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The Supreme Court said it won't hear a case challenging why only men have to register for the draft in the US

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U.S. Army soldiers from Stryker Brigade Combat Team stand after a live fire drill during joint exercises with South Korea, dubbed Key Resolve and Foal Eagle, at Seungjin Fire Training Field in Pocheon, South Korea, Monday, March 7, 2011. South Korean and U.S. troops kicked off their annual drills on Feb. 28, while North Korea slammed the maneuvers as a rehearsal for invasion that could trigger a nuclear war on the divided peninsula. Ahn Young-joon/AP

  • The Supreme Court on Monday said it wouldn’t hear a case challenging male-only selective service.

  • Justice Sonia Sotomayor announced the denial on behalf of herself and Justices Brett Kavanaugh and Stephen Breyer.

  • Sotomayor said the court would defer to Congress.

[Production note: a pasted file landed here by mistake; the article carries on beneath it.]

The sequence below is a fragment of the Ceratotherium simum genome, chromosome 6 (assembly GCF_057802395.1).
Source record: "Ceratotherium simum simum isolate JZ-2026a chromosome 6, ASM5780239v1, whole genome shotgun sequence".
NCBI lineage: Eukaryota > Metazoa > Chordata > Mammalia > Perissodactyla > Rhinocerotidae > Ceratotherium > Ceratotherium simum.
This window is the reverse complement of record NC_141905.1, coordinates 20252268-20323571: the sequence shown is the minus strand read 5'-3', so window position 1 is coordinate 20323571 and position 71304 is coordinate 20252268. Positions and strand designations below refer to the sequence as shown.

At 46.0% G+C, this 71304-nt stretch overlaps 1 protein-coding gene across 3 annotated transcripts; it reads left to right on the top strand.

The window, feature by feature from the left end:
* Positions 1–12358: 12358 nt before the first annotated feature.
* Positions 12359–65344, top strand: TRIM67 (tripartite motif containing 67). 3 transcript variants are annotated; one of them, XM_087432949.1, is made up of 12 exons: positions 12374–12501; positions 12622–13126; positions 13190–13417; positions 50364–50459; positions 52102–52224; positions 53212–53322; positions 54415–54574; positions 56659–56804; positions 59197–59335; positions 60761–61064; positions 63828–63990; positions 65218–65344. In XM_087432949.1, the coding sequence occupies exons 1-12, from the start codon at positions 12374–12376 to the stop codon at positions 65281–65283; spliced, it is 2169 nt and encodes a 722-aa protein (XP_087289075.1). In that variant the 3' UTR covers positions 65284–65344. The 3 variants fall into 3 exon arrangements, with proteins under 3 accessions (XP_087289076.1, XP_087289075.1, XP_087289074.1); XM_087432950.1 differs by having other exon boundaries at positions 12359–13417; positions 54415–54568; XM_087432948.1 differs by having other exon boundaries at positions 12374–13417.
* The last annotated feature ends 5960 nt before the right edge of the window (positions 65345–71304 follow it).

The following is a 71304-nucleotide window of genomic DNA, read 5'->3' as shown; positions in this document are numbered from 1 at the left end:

• See more stories on Insider’s business page.

The Supreme Court on Monday declined to take up a case that would’ve debated the merits of male-only selective service in the US military.

In writing for the court on behalf of herself, Justice Brett Kavanaugh, and Justice Stephen Breyer, Justice Sonia Sotomayor acknowledged the “role of women in the military has changed dramatically” since The Military Selective Service Act, which created the draft, was passed in 1948.

“But at least for now, the Court’s longstanding deference to Congress on matters of national defense and military affairs cautions against granting review while Congress actively weighs the issue,” Sotomayor wrote.

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